Various International Conventions which address FGM

A Convention was introduced on the Elimination of All Forms of Discrimination Against Women (CEDAW) which was also known as the bill of the rights for women which was introduced for the discrimination and the steps to be taken for the non-discriminatory model. This convention states that if the rights of women are denied then it would be considered as a violation. Article 2 of the CEDAW Conventionstates that FGM is violence against women. In Article 4 states that the customs and traditions should not perform such heinous practices so that the violence can be reduced. Article 2 of The International Covenant on Civil and Political Rights (ICCPR) states that no discrimination should take place on the sole basis of sex. Article 7 of ICCPR refers to the protection of the physical honor of a person.

FGM in India

FGM in India is referred to as Khatna or khafd which mostly takes place in Shia Muslims. This practice is widely prevalent in the States of Maharashtra, Rajasthan, Kerala, Gujarat, and Madhya Pradesh. In the state of Kerala, this practice is known by a different name as Sunnathkalyanam which is even practiced in the Christian religion.

In the case of Shirur Mutt, it was stated that through Article 25 and 26 of the Indian Constitution the right to religion of a person can be guaranteed. When Article 21 is read with Article 51A(e) it states that it is the duty of the Indian citizens for the removal of any practices which infringe the dignity of the women. It was analyzed by the Supreme Court bench that FGM can even be considered as a crime under the POCSO which is a special act which protects the minors from sexual assaults.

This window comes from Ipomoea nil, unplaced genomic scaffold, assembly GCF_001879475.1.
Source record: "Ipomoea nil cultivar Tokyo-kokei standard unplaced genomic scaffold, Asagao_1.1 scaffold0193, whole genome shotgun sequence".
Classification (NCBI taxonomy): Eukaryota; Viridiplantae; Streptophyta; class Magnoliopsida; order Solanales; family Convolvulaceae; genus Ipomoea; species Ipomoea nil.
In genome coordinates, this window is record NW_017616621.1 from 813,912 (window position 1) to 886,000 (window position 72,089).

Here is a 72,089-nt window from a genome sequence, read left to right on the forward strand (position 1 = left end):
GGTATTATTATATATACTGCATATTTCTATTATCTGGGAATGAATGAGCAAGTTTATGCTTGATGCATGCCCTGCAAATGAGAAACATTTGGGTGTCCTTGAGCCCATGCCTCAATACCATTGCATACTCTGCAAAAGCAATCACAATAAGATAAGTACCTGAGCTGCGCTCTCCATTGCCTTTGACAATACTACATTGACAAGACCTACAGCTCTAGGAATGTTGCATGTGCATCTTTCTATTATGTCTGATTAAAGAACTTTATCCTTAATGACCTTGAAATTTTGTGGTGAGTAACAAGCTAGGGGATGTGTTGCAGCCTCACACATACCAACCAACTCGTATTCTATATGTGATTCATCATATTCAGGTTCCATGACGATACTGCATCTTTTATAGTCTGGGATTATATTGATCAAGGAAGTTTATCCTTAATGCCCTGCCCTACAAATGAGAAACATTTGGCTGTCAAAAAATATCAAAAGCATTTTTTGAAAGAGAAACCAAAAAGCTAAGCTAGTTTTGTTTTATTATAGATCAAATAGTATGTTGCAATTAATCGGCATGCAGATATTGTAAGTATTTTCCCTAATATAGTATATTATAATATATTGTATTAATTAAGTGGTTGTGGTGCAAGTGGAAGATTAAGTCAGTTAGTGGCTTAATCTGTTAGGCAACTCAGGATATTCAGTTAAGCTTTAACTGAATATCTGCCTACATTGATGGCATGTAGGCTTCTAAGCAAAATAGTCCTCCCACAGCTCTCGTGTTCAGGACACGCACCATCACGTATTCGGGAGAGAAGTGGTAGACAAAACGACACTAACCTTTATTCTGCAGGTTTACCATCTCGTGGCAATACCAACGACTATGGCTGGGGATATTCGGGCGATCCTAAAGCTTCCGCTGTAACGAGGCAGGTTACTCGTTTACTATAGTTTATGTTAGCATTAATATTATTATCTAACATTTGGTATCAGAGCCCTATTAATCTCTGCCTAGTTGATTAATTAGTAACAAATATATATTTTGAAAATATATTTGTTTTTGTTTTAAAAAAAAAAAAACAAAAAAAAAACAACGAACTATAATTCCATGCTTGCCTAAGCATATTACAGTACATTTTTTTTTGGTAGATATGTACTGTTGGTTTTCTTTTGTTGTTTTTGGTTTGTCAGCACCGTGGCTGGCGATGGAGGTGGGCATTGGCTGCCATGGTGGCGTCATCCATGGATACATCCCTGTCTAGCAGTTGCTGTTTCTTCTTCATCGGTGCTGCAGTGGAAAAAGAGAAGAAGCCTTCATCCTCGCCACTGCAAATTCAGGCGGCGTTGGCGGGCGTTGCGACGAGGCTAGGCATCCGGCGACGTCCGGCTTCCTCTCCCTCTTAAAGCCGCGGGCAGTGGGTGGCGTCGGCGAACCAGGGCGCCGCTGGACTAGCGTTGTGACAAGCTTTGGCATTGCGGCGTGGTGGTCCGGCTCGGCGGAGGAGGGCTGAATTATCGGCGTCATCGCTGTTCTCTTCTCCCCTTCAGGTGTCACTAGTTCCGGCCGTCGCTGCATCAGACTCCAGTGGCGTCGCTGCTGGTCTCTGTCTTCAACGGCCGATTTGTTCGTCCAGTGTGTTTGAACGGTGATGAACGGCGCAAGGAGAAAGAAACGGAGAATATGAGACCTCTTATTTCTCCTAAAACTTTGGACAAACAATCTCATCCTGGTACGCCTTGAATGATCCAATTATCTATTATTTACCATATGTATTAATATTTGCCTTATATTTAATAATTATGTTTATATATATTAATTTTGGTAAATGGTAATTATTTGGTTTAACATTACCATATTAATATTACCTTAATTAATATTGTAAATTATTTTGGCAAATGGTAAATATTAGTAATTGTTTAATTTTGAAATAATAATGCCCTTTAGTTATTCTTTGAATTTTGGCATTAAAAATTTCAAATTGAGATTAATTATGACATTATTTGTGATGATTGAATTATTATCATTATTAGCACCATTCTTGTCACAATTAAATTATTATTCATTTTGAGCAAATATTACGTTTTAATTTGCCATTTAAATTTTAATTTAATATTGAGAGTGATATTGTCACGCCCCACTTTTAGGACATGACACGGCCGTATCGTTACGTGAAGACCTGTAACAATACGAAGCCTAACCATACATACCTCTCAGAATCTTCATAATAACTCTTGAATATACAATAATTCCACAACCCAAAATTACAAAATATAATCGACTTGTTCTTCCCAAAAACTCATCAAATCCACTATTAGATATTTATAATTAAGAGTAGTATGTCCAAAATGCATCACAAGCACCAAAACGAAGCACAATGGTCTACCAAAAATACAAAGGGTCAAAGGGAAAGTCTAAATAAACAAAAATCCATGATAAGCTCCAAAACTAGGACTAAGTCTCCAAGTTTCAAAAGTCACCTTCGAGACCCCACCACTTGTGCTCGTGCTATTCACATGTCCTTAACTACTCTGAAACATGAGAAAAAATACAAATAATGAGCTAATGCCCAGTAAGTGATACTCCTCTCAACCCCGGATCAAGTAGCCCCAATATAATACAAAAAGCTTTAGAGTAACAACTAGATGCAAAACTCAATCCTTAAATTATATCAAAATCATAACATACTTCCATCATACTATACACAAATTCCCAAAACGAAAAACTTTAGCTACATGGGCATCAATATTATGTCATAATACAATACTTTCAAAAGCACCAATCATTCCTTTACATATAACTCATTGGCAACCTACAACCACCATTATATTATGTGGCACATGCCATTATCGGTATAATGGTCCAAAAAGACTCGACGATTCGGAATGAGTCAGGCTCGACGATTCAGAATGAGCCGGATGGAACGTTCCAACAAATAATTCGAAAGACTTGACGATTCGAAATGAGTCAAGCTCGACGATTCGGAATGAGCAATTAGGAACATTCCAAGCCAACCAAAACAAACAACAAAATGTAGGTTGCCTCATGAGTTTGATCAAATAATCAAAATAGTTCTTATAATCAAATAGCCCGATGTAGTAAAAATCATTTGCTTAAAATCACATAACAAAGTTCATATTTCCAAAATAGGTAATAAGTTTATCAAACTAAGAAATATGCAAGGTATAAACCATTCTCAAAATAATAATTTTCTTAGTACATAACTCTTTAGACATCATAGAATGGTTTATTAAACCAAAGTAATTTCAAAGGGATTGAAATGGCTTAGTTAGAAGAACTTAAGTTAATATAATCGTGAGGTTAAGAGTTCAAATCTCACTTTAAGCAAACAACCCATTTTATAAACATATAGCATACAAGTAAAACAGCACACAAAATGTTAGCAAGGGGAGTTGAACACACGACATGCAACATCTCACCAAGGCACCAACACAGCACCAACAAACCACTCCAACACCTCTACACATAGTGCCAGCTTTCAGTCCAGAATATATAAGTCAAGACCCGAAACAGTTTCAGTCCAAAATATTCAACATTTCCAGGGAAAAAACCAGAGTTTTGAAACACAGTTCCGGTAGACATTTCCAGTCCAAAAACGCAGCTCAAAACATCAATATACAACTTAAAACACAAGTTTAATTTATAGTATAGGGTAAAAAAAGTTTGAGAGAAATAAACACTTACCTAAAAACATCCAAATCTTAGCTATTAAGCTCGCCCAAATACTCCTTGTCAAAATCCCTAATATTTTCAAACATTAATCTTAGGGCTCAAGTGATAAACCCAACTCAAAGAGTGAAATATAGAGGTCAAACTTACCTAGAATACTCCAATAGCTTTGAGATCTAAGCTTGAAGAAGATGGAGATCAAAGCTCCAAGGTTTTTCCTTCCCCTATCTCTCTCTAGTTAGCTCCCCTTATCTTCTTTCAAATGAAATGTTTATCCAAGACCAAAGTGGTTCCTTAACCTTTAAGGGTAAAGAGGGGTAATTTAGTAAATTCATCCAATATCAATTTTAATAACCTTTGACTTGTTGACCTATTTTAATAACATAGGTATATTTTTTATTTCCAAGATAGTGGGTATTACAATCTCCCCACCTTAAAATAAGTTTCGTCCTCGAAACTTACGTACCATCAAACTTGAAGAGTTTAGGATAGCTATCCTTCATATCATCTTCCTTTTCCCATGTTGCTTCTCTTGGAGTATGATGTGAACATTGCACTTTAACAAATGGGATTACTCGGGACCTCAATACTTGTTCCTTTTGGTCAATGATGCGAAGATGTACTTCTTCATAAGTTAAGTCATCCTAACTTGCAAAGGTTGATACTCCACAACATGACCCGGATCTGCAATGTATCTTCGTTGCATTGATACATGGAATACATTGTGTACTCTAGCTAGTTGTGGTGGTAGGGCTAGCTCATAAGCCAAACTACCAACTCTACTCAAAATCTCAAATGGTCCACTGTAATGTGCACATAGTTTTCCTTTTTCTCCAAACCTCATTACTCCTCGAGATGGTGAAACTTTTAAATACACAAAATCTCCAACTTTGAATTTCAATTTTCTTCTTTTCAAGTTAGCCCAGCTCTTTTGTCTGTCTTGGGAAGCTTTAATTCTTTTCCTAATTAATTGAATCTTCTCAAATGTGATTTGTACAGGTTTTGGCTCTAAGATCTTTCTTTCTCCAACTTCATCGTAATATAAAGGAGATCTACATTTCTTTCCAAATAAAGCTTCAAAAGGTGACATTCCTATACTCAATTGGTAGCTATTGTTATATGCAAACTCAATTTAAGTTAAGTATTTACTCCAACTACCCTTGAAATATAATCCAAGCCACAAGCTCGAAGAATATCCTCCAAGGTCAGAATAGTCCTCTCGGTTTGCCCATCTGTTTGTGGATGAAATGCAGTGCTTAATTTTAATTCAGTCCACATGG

The practice of FGM was challenged in the Supreme Court on the grounds that the minor girls of the Dawoodi Bohra Muslim community are being subjected to such practice and it is violating the integrity of the girl child. It was further stated that this practice was banned in USA, UK, Australia and around 27 countries of Africa. Finally, it was held that this practice is performed over the minor girls and is considered to be against the UN convention on the Rights of the Child, the Universal Declaration of Human Rights and thus illegal. This practice is causing an inequality among the two sexes and is thus also leading to discrimination against women.

In the case of Sunita Tiwari vs UOI, the practice of FGM was challenged as it was stated that this practice discriminates against the women and infringes their rights of privacy, equality, and personal liberty. This case was later merged with the case of Sabrimala temple which was then passed to the seven-judge bench for their judgment in the ratio of 3:2 where they removed the ban on the girls from entering into temples.

Sections 324 and 326 of IPC states the punishments for any kind of hurt which is caused to women and they even penalize the conducting of the FGM but these sections don’t curb the practice itself.